The pouring of compassion… my Mom feels things deeply and even though her strong Southern upbringing won’t always allow her to show it, her heart is as tender as fresh biscuit dough.  She will be the first volunteer to provide a meal for someone who’s sick or recovering from surgery.   When she and my Dad travel, she always tucks away the complimentary shampoo, conditioner, bath gels, and lotions from the hotel so she can deliver them to a local ministry helping underprivileged women.  Whether she’s praying (I’ve heard her) or writing in her journal (I’ve read a few entries), nine times out of ten it’s about someone else and their needs.  When I had breast cancer and was overwhelmed by everyone wanting to take care of me, she touched my arm and said gently, “Sweetie, they love you.  Let them.”
Combined with the mixing of gifts and generosity… my Mom has many gifts and she happily, generously shares them with anyone and everyone.  She has the gift of beauty but you won’t find one vain bone in her tiny frame.  She has the gift of hospitality and can instantly make anyone feel at home, ready to put their feet up on the sofa and stay a while.  She has the gift of creativity and can make the simplest meal beautiful and memorable.  She has the gift of music and sings with a joyful spirit.  She has the gift of reading.  That may sound strange but no one – and I mean no one – can read a story to a child like my Mom.  She can literally make time stand still in a story.  I’m thankful my children have been the benefactors of that one!  Everything she does is blanketed in generosity.  She regularly goes above and beyond and finds tremendous satisfaction in making life a little sweeter for others.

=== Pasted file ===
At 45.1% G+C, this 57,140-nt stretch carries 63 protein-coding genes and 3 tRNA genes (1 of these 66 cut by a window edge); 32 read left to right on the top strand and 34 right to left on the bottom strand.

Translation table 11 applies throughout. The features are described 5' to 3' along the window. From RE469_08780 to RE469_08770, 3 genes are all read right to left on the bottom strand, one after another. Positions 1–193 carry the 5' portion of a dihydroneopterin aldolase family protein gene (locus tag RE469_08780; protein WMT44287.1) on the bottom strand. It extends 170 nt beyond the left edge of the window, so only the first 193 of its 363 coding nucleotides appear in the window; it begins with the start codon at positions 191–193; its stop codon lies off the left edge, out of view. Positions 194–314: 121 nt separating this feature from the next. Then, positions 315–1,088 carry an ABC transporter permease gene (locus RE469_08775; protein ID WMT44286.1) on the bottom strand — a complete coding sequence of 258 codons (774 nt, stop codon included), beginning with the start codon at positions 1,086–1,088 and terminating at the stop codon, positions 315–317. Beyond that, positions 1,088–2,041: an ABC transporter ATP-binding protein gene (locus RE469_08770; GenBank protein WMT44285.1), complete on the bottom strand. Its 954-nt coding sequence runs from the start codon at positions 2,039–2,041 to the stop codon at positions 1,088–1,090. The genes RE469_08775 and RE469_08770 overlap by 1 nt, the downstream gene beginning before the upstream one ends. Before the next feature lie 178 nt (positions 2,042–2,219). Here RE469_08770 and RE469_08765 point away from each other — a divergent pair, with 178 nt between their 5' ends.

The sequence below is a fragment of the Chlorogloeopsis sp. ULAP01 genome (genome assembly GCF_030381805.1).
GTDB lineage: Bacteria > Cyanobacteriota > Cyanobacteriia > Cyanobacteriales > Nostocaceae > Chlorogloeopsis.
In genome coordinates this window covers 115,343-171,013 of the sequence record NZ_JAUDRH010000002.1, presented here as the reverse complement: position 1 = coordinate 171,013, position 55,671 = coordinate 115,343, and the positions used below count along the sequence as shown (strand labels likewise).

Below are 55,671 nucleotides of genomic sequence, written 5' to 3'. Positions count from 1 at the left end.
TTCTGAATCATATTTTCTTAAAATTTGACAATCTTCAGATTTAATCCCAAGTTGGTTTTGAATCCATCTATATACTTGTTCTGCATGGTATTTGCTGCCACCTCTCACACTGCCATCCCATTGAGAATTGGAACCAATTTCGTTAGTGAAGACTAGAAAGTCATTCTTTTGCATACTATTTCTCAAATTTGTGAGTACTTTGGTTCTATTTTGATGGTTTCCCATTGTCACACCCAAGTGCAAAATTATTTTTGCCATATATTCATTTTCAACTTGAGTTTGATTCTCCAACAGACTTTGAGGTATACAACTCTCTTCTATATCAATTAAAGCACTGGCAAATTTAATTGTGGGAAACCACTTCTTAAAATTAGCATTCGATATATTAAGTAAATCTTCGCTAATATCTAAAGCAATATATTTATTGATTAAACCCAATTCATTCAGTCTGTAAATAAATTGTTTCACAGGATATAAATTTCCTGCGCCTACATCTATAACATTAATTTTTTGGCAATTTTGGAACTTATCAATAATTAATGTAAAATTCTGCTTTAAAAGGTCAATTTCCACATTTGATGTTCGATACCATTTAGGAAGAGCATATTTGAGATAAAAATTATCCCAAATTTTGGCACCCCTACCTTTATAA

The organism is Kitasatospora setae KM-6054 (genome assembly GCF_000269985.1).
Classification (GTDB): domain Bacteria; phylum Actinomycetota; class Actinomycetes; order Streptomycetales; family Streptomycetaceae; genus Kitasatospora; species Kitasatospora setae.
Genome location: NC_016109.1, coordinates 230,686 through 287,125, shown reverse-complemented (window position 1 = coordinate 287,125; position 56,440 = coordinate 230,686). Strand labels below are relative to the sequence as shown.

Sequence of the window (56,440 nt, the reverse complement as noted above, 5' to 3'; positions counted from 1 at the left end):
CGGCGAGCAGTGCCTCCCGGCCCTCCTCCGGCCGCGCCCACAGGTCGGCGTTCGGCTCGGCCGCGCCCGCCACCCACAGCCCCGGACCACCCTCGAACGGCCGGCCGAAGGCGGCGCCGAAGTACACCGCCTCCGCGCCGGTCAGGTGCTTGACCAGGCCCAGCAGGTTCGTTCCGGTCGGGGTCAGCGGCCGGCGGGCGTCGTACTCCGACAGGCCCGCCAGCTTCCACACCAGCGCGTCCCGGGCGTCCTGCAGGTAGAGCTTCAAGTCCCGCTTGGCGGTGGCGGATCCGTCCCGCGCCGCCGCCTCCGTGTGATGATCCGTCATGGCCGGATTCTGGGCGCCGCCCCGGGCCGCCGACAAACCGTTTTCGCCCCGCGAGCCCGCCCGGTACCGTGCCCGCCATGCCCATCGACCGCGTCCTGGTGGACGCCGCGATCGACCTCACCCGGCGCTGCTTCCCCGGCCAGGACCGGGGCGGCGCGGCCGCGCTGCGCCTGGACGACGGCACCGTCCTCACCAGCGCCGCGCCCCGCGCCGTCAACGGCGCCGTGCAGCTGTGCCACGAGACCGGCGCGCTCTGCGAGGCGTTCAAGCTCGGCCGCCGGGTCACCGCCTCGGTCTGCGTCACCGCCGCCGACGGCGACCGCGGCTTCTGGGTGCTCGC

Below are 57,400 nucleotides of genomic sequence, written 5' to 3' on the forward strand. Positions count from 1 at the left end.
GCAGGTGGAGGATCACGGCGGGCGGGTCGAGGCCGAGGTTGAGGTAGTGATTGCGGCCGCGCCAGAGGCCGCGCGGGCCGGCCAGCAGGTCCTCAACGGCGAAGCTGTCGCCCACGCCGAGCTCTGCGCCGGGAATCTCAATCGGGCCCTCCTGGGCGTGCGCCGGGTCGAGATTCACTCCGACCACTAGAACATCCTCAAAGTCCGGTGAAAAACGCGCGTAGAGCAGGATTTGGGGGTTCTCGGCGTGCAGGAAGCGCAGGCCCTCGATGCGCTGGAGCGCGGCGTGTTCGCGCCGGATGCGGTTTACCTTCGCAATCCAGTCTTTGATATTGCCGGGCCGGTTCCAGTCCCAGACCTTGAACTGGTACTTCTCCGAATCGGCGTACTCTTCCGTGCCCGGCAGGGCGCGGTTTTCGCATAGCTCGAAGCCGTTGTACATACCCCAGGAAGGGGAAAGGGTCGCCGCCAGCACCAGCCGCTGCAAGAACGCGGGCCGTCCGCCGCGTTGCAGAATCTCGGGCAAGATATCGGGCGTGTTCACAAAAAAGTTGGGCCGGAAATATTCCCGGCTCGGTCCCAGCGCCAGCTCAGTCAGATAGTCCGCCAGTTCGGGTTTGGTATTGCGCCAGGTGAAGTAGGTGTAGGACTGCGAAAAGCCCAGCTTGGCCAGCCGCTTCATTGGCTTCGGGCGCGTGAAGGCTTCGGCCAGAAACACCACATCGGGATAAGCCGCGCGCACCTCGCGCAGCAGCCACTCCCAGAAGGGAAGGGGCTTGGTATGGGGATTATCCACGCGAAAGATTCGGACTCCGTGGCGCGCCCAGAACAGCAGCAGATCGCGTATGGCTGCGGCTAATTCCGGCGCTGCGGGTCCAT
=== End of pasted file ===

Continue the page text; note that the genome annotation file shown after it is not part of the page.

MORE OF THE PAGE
Blend together to serve miracles… my Mom always made our house a home.  We may not have had a lot in the world’s eyes but we didn’t know it.  She made birthdays, Christmas, and sometimes a regular old Saturday morning magical – usually on a shoe string budget.  She worked a full time job, volunteered (for everything) at our church, kept our house clean and the laundry done, carted my brother and me to all our social and sporting events, and taught me by example to be a gracious, kind, compassionate woman.  I learned to respect others by watching her respect others.  I learned to do my best by watching her touch everything with excellence.  I learned the deep satisfaction of a ‘Norman Rockwell’ moment by helping to prepare a special meal and gather her family around the kitchen table.  And I learned to be fiercely loyal to my family by understanding that sometimes it’s alright to not keep your mouth shut.
I lovingly refer to her as ‘Miss Daisy’ (when she’s not around), my children call her ‘Honey’, and our friends know her as ‘Mrs. C’.  She pours compassion, combines it with the mixing of gifts and generosity, and blends it all together to serve miracles.  She is simply, beautifully, my Mom.